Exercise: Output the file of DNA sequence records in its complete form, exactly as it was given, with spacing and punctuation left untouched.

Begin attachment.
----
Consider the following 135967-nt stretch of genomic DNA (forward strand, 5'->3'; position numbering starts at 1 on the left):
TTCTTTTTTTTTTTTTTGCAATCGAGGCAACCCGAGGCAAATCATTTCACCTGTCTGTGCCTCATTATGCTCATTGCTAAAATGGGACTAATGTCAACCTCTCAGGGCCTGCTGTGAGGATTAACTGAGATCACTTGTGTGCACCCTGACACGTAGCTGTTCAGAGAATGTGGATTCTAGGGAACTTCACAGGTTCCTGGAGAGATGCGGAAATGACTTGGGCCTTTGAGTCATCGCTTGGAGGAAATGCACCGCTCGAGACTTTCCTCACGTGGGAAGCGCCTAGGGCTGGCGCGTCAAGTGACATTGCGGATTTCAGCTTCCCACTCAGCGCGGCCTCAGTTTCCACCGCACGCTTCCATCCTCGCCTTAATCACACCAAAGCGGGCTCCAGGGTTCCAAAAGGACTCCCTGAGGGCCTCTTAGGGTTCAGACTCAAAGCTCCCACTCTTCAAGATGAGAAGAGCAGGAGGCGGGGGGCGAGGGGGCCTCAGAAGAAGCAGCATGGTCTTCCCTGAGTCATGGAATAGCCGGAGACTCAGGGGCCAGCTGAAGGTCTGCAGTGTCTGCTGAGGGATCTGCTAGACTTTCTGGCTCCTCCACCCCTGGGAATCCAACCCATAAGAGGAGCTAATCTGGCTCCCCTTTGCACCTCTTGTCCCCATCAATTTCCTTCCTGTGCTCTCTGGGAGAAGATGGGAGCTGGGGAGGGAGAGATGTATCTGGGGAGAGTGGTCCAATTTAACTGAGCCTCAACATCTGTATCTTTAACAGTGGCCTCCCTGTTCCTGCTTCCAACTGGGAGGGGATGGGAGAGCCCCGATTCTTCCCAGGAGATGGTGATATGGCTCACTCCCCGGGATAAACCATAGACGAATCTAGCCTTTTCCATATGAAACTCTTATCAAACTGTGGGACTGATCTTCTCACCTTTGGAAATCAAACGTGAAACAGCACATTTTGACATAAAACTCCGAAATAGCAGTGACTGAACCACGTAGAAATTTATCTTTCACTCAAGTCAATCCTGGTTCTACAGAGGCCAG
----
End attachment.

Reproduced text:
Consider the following 135967-nt stretch of genomic DNA (forward strand, 5'->3'; position numbering starts at 1 on the left):
TTCTTTTTTTTTTTTTTGCAATCGAGGCAACCCGAGGCAAATCATTTCACCTGTCTGTGCCTCATTATGCTCATTGCTAAAATGGGACTAATGTCAACCTCTCAGGGCCTGCTGTGAGGATTAACTGAGATCACTTGTGTGCACCCTGACACGTAGCTGTTCAGAGAATGTGGATTCTAGGGAACTTCACAGGTTCCTGGAGAGATGCGGAAATGACTTGGGCCTTTGAGTCATCGCTTGGAGGAAATGCACCGCTCGAGACTTTCCTCACGTGGGAAGCGCCTAGGGCTGGCGCGTCAAGTGACATTGCGGATTTCAGCTTCCCACTCAGCGCGGCCTCAGTTTCCACCGCACGCTTCCATCCTCGCCTTAATCACACCAAAGCGGGCTCCAGGGTTCCAAAAGGACTCCCTGAGGGCCTCTTAGGGTTCAGACTCAAAGCTCCCACTCTTCAAGATGAGAAGAGCAGGAGGCGGGGGGCGAGGGGGCCTCAGAAGAAGCAGCATGGTCTTCCCTGAGTCATGGAATAGCCGGAGACTCAGGGGCCAGCTGAAGGTCTGCAGTGTCTGCTGAGGGATCTGCTAGACTTTCTGGCTCCTCCACCCCTGGGAATCCAACCCATAAGAGGAGCTAATCTGGCTCCCCTTTGCACCTCTTGTCCCCATCAATTTCCTTCCTGTGCTCTCTGGGAGAAGATGGGAGCTGGGGAGGGAGAGATGTATCTGGGGAGAGTGGTCCAATTTAACTGAGCCTCAACATCTGTATCTTTAACAGTGGCCTCCCTGTTCCTGCTTCCAACTGGGAGGGGATGGGAGAGCCCCGATTCTTCCCAGGAGATGGTGATATGGCTCACTCCCCGGGATAAACCATAGACGAATCTAGCCTTTTCCATATGAAACTCTTATCAAACTGTGGGACTGATCTTCTCACCTTTGGAAATCAAACGTGAAACAGCACATTTTGACATAAAACTCCGAAATAGCAGTGACTGAACCACGTAGAAATTTATCTTTCACTCAAGTCAATCCTGGTTCTACAGAGGCCAG